Can the judge mail you a court date that would lead to a warrant for your arrest a month after the citation was issued?

Get Legal Help Today

 Secured with SHA-256 Encryption

Can the judge mail you a court date that would lead to a warrant for your arrest a month after the citation was issued?

I was arrested about a month and a half ago on a PCS. Stayed 2 days in jail. Then was released with no court date. Just said ” no file” on my release papers. I was arrested again , two weeks ago, on a ” failure to appear” on a court date that was supposedly mailed to mebut never received.

Asked on December 26, 2011 under Criminal Law, Oregon

Answers:

FreeAdvice Contributing Attorney / FreeAdvice Contributing Attorney

Answered 9 years ago | Contributor

Most likely it was not the judge that mailed you the notice to appear in court over the event that you have written about but rather a clerk of the court did the mailing.

If you were subsequently arrested a second time due to your failure to appear in court where notice was mailed to you but you never received it, you will need to explain to the court that you never received the mailing and when you were released from jail the first time there was no court date set for you.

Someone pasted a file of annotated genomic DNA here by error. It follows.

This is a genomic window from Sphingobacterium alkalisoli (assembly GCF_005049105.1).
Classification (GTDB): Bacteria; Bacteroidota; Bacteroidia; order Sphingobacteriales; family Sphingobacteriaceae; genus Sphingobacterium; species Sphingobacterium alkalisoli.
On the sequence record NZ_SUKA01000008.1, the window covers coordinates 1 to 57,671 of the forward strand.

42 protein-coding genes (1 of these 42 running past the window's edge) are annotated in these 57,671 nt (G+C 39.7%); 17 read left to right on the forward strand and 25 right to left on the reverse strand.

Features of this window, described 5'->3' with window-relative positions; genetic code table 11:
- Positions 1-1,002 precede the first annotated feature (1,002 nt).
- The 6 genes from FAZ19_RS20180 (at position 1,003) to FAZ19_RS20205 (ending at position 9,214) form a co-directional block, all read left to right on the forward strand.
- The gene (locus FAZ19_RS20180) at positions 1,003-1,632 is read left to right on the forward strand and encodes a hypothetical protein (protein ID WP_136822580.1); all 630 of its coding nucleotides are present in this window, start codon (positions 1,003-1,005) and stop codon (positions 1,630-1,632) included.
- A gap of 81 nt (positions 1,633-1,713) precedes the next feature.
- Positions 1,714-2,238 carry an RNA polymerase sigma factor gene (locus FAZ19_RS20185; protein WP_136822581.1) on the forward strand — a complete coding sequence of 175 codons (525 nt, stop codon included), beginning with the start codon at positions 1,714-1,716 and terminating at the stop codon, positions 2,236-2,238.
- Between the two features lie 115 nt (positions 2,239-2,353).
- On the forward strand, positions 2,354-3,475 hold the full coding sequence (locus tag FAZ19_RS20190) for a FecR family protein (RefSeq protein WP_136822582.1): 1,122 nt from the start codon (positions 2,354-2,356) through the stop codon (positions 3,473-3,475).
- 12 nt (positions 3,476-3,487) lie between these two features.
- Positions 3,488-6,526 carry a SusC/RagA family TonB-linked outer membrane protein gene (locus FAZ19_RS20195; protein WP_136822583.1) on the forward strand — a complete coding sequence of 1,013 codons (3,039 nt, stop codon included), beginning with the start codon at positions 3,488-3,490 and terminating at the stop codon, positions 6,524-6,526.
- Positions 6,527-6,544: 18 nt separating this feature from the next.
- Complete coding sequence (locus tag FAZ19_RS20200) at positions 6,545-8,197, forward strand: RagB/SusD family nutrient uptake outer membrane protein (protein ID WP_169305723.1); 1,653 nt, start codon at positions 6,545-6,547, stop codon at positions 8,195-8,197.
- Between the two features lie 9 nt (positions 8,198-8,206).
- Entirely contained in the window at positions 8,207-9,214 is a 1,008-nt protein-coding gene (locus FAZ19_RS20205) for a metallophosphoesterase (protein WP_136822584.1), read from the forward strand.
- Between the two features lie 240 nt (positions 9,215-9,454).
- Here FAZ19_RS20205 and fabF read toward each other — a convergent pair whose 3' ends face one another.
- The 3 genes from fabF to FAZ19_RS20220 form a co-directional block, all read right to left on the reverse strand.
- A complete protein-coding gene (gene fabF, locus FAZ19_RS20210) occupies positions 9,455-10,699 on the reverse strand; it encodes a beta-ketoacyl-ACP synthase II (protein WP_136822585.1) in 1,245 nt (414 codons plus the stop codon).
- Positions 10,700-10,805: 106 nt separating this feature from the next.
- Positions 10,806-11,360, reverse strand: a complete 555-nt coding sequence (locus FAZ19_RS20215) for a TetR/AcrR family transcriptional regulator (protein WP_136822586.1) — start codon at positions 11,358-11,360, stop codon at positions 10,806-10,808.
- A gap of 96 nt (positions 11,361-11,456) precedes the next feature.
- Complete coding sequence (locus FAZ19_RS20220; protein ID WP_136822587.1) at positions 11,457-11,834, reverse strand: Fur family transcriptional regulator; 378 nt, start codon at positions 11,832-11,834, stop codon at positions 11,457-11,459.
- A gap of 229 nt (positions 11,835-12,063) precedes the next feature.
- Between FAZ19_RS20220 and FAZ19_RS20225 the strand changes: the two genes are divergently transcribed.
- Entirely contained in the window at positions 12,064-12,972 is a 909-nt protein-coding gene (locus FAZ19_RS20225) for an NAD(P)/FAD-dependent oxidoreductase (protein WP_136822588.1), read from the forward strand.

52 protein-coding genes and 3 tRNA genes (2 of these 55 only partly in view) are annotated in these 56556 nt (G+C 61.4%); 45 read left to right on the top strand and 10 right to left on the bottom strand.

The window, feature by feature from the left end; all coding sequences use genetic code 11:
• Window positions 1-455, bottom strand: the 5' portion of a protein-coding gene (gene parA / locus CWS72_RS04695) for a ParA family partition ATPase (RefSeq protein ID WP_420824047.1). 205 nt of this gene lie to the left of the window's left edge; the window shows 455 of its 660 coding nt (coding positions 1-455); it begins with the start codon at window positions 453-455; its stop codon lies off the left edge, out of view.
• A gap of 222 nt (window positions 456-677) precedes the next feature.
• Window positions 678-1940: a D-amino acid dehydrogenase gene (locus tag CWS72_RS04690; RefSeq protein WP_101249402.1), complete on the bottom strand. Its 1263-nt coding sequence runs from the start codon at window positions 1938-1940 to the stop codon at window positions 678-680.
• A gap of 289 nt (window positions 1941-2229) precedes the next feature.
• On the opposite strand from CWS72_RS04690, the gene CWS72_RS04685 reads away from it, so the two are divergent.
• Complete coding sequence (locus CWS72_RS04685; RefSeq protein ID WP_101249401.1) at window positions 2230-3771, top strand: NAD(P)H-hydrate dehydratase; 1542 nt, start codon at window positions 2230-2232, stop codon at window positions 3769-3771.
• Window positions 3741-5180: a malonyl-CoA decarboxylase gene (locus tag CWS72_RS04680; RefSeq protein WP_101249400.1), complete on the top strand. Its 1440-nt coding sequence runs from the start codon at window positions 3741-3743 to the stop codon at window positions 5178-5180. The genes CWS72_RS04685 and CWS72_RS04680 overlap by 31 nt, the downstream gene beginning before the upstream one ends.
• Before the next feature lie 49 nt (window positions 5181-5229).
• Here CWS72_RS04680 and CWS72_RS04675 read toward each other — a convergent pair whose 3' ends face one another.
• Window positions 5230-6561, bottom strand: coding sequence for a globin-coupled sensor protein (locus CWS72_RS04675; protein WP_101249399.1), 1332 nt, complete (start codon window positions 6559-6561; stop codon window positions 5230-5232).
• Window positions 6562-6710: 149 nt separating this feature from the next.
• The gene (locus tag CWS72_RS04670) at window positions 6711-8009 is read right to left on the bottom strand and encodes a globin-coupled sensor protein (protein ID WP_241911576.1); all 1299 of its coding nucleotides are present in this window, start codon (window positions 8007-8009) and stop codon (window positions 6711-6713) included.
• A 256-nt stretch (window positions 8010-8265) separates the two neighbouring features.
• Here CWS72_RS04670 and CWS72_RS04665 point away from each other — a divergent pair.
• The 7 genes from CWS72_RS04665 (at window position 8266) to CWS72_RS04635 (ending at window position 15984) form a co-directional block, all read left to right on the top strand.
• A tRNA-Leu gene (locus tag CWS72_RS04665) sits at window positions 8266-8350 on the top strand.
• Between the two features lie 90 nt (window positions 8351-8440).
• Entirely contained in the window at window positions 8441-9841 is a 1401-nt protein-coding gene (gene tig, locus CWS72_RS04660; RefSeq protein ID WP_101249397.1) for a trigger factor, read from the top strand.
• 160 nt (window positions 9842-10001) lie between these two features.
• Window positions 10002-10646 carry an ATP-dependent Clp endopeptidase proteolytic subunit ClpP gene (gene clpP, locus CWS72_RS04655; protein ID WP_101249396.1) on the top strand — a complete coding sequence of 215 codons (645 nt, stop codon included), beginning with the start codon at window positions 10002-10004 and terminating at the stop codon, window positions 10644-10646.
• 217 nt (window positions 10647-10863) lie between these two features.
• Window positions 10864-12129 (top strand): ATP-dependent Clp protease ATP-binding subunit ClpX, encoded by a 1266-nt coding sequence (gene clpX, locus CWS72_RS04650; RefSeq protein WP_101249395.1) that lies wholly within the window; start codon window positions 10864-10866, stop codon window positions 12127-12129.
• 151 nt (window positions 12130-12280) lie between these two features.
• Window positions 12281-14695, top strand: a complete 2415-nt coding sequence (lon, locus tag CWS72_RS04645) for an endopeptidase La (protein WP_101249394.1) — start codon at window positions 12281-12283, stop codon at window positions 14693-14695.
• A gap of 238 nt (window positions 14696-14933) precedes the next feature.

I suggest that given the circumstances that you are now in that you should consult with a criminal defense attorney regarding how to resolve the initial charge and the bench warrant resulting in your arrest for failing to appear at a court date.


IMPORTANT NOTICE: The Answer(s) provided above are for general information only. The attorney providing the answer was not serving as the attorney for the person submitting the question or in any attorney-client relationship with such person. Laws may vary from state to state, and sometimes change. Tiny variations in the facts, or a fact not set forth in a question, often can change a legal outcome or an attorney's conclusion. Although AttorneyPages.com has verified the attorney was admitted to practice law in at least one jurisdiction, he or she may not be authorized to practice law in the jurisdiction referred to in the question, nor is he or she necessarily experienced in the area of the law involved. Unlike the information in the Answer(s) above, upon which you should NOT rely, for personal advice you can rely upon we suggest you retain an attorney to represent you.

Get Legal Help Today

Find the right lawyer for your legal issue.

 Secured with SHA-256 Encryption